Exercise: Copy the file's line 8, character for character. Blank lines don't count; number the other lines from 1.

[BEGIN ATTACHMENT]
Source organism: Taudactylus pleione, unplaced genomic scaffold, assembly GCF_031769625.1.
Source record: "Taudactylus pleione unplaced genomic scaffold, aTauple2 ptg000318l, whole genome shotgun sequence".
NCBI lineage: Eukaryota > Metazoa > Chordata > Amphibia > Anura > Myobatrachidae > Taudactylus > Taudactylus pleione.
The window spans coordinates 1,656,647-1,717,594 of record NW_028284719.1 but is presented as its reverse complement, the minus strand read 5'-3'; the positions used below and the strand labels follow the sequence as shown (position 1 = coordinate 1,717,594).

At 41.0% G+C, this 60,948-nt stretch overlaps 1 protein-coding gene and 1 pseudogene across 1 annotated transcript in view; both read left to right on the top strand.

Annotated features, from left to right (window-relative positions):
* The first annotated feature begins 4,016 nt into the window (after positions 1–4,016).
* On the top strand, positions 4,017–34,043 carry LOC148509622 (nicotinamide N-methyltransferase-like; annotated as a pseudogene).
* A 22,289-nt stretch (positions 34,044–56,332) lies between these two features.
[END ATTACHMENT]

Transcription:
* On the top strand, positions 4,017–34,043 carry LOC148509622 (nicotinamide N-methyltransferase-like; annotated as a pseudogene).